Golden Science Nuggets

Magicity ends with Oxygen Isotopes

A recent experiment performed at the National Superconducting Cyclotron Laboratory (NSCL) provided important insight into one of the significant questions about the structure of the most neutron-rich nuclei. It has been known for several years that the largest number of neutrons that an oxygen nucleus can hold is 16 while the neighboring element fluorine can hold at least 22. This surprising difference is somewhat unexpected based on extrapolations of the nuclear structure observed for the stable oxygen and other light isotopes. In the new work, the experimenters showed that the excitation energy of the first excited state in 24O was surprisingly high, indicative of a large energy gap between nuclear orbitals or that 16 represents a so-called closed shell of neutrons. The new work combined with the well-known feature of the nuclear shell model that the binding energy of nucleons drops significantly for nucleons added to a nucleus with a completed filled shell (so-called magic or closed-shell nuclei) leads immediately to loss of stability for oxygen isotopes heavier than 24O. More

Researchers explore a new region of deformation in the nuclear chart

A new result from the National Superconducting Cyclotron Laboratory (NSCL) at Michigan State University yields clues to a new region of deformation in the nuclear chart. The NSCL provides beams of rare and exotic nuclei that have not been studied before. While the vast majority of nuclei are spherical, it is important to determine the exact shape of new, exotic nuclei. Anomalies in the nuclear structure of nuclei with unusual proton-to-neutron ratios sometimes leads to usual shapes which then offers important challenges to our understanding of atomic nuclei. More

Determining ground-state wave functions in light, stable and exotic nuclei

The nuclear shell model, analogous to the atomic electron shell model, is perhaps the most important and general model for calculating a wide range of nuclear properties. A stringent test that has been developed over many years is to compare the measured probability for the transfer of a single neutron in a direct reaction to the probability predicted using the shell model wave functions of the nuclei. This ratio is called the spectroscopic factor and provides a simple measure of how well the shell model can describe a given nuclear state. Recently, scientists at the National Superconducting Cyclotron Lab (NSCL) on the campus of Michigan State University produced a consistent and systematic set of spectroscopic factors from a wide range of data on single neutron transfer reactions. More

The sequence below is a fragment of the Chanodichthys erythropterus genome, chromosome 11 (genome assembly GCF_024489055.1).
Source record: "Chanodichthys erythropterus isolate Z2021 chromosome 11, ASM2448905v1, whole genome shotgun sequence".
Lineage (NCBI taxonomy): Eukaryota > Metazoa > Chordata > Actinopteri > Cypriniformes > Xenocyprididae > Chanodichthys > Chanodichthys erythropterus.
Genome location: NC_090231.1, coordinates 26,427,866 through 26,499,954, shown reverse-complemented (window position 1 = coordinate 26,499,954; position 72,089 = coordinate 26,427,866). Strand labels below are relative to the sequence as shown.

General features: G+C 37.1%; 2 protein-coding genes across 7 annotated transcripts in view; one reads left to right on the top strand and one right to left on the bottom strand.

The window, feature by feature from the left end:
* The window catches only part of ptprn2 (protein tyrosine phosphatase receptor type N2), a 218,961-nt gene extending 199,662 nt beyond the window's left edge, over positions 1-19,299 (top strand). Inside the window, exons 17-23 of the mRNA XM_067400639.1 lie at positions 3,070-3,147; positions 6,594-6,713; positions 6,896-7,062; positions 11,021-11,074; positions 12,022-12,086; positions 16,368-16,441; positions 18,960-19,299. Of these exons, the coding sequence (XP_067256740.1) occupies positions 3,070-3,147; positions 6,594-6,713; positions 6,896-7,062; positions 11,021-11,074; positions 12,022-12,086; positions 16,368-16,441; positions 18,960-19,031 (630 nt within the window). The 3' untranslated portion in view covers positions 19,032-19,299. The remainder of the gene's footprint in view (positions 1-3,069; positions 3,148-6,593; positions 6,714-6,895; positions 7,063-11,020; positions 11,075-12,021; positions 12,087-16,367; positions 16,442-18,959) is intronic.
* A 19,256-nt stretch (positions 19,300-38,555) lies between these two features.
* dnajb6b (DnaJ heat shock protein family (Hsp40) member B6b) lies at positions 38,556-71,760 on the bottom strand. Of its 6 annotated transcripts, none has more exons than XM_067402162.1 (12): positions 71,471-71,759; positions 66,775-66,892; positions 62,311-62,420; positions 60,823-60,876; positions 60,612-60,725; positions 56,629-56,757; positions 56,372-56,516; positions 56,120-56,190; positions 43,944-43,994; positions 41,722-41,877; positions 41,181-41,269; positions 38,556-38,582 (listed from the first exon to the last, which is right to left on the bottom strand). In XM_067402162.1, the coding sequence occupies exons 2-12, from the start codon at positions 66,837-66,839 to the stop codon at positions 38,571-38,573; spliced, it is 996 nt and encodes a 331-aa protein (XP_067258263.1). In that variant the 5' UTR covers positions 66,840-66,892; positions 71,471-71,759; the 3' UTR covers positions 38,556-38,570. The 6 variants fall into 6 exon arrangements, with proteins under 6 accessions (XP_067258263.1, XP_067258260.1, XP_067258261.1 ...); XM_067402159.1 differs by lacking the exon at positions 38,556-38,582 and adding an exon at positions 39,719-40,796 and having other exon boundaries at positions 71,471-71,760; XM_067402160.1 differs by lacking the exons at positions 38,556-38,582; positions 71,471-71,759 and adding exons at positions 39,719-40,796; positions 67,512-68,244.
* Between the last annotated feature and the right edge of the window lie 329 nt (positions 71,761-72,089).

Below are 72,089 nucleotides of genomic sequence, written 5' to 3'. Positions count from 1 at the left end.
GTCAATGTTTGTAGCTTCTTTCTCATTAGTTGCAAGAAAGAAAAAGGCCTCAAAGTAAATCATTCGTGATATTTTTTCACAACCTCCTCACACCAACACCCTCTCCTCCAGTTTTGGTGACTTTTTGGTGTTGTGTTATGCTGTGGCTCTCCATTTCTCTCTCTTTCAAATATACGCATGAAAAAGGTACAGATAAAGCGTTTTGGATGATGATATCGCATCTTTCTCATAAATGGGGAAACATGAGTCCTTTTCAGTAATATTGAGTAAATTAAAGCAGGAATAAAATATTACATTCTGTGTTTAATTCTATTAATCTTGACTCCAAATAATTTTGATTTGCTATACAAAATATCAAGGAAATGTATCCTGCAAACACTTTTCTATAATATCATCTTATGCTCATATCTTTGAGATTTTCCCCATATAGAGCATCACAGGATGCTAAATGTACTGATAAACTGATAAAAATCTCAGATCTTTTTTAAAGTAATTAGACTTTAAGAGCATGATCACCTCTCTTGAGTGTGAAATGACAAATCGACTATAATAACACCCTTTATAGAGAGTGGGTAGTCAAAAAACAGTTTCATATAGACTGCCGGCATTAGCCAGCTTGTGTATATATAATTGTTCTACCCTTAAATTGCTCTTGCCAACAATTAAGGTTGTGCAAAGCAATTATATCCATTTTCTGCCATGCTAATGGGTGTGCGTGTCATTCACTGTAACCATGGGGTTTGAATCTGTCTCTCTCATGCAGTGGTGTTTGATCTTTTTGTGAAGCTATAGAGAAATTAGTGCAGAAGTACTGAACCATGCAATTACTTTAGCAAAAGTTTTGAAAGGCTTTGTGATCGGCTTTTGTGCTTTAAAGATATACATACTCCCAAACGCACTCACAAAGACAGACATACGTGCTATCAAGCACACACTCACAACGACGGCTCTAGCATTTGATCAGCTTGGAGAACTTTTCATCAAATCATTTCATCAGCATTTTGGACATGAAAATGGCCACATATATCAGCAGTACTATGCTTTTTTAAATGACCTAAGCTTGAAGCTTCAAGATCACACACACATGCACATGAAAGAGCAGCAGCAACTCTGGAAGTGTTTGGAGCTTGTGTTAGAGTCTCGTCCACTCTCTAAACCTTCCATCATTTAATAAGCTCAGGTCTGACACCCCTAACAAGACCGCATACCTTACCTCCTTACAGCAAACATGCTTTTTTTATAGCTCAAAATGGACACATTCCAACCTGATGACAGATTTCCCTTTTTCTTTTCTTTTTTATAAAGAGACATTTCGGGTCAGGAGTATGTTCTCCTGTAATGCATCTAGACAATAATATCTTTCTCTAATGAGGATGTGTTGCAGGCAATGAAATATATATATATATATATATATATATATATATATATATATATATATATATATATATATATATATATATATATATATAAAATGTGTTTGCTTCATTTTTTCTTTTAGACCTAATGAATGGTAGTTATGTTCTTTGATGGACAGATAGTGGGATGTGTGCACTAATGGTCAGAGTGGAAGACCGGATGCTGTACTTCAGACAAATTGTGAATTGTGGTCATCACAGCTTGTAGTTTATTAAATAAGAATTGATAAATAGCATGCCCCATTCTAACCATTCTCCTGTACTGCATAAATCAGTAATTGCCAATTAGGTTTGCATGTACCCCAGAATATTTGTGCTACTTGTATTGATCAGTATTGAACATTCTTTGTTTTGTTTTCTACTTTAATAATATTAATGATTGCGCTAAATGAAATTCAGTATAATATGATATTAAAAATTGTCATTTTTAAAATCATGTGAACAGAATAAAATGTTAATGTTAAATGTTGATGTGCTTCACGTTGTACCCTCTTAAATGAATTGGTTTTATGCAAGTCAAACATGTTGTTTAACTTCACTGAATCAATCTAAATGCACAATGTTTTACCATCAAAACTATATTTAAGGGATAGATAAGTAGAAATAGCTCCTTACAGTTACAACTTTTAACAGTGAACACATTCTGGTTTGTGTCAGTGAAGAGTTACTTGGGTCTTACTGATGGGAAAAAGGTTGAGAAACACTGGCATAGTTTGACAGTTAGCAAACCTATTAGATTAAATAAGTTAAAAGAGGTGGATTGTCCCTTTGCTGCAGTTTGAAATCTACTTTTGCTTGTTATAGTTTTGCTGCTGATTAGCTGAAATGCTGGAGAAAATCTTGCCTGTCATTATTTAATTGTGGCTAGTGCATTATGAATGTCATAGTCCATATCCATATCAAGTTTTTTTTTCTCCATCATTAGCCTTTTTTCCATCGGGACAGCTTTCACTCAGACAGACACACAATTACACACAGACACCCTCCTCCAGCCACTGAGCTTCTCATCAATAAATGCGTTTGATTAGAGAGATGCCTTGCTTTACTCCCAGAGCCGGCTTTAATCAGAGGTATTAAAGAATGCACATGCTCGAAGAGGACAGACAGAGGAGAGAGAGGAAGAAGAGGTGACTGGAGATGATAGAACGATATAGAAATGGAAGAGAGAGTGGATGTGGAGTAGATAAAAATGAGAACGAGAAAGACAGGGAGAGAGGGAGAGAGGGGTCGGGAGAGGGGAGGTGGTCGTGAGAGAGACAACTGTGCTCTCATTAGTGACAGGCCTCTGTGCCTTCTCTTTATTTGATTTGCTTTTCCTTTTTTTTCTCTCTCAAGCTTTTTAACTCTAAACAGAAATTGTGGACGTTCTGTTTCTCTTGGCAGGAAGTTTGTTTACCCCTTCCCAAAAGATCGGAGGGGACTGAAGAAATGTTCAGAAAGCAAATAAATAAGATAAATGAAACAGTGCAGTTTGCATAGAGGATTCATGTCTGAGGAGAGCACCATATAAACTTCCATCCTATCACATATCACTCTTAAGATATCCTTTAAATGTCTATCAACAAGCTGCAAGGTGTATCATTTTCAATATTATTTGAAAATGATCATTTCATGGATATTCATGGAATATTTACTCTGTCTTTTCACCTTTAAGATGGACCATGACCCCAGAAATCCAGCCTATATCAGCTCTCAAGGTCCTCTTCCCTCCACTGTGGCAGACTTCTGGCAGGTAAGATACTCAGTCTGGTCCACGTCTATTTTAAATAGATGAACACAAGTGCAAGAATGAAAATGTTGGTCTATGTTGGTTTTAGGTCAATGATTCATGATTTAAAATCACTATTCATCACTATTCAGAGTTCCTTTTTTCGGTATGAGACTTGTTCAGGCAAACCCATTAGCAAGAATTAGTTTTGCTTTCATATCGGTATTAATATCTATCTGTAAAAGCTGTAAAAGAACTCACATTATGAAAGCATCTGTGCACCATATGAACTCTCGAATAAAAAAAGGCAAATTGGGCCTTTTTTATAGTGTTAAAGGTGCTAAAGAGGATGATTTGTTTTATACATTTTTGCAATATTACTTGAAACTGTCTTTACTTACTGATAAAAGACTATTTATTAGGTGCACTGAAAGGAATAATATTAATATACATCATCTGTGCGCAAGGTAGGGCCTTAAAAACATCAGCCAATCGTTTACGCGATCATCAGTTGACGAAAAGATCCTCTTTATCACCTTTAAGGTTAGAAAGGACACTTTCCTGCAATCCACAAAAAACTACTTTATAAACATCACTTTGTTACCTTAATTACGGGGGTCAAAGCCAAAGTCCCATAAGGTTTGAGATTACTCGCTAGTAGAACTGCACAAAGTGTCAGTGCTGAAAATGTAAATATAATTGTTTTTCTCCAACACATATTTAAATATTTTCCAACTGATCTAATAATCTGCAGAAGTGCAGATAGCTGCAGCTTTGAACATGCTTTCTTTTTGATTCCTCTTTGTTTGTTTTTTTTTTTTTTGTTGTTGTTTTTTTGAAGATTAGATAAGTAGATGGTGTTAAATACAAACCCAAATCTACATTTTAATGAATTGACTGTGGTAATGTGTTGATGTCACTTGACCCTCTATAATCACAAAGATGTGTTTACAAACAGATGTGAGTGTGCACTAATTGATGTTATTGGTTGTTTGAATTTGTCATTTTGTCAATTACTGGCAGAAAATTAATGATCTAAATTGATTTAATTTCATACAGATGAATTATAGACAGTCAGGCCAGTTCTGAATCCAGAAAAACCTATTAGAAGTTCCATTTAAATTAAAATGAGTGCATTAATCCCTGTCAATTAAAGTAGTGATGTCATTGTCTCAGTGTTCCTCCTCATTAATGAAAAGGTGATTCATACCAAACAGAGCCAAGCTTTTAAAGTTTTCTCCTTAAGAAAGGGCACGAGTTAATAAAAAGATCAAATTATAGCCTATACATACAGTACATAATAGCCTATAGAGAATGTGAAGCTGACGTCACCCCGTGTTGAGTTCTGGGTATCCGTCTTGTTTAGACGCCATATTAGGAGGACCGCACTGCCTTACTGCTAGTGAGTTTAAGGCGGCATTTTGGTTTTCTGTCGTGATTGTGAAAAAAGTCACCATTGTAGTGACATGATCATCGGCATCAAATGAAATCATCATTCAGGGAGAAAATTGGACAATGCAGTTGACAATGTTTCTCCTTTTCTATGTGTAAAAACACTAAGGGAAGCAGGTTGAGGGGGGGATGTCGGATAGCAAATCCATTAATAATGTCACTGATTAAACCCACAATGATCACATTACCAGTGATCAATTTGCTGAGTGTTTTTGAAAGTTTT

Constraining the symmetry energy in the nuclear equation of state

The nuclear equation of state is a thermodynamic description of the average behavior of a large volume of nuclear matter in exact analogy to the equation of state of a gas or any other phase of matter. The nuclear symmetry energy is a component of the nuclear equation of state that describes the variation of the nuclear binding energy as a function of proton (Z) and neutron (N) numbers. While the range of neutron-to-proton number is relatively small in nuclei, neutron stars are thought to be close to pure neutron matter. In this case the nature and stability of phases within the star, the composition and the thickness of its inner crust, the frequencies of vibrations of the crust and its radius, among other properties, depend strongly on the symmetry energy and its density dependence. More

The beginning of CAESAR's reign

A novel and extremely high-efficiency photon detector was just completed at the National Superconducting Cyclotron Laboratory (NSCL) with funding by a Major Research Instrumentation (MRI) grant from the NSF. The array of 192 detectors, called CAESAR (for CAESium iodide ARray), incorporates a special scintillator material to detect the gamma rays emitted in nuclear reactions by atomic nuclei that move at more than 30% of the speed of light. As in atomic systems, determining the spectrum of photons from excited nuclear systems provides unprecedented and unique information on their properties. The new detector system will significantly enhances the world-leading scientific program that the NSCL. After the initial tests, the array was used in two experiments and demonstrated its ability to collect dramatically more data on the collision products in significantly less beam time. More

New technique for charge-exchange reactions on rare isotopes

Researchers from the National Superconducting Cyclotron Laboratory (NSCL) on the campus of Michigan State University have developed an important new method to study charge-exchange reactions at intermediate energies using rare isotopes. Charge-exchange nuclear reactions are those in which a proton in one nucleus is exchanged for a neutron in the other nucleus during a fast collision. This nuclear reaction is particularly simple and had been used as an important tool in nuclear structure studies of stable nuclei. More

Key benchmark nucleus produced and studied

Noble gasses with their filled shells of electrons are the benchmarks for atomic theory. Their existence, not discovered until 1898, became a cornerstone in the development of the atomic shell model. The equivalent "benchmarks" in nuclear models are so-called doubly magic nuclei, which have closed shells of protons and neutrons. The few doubly magic nuclei in nature, helium-4, oxygen-16, calcium-40,48 and lead-208 are the starting points for modeling more complex nuclei. Nuclear scientists at the Michigan State University National Superconducting Cyclotron Laboratory (NSCL) have now synthesized a new doubly magic nucleus with special characteristics – tin-100. More

New neutron-rich nuclei support 'island of inversion' theory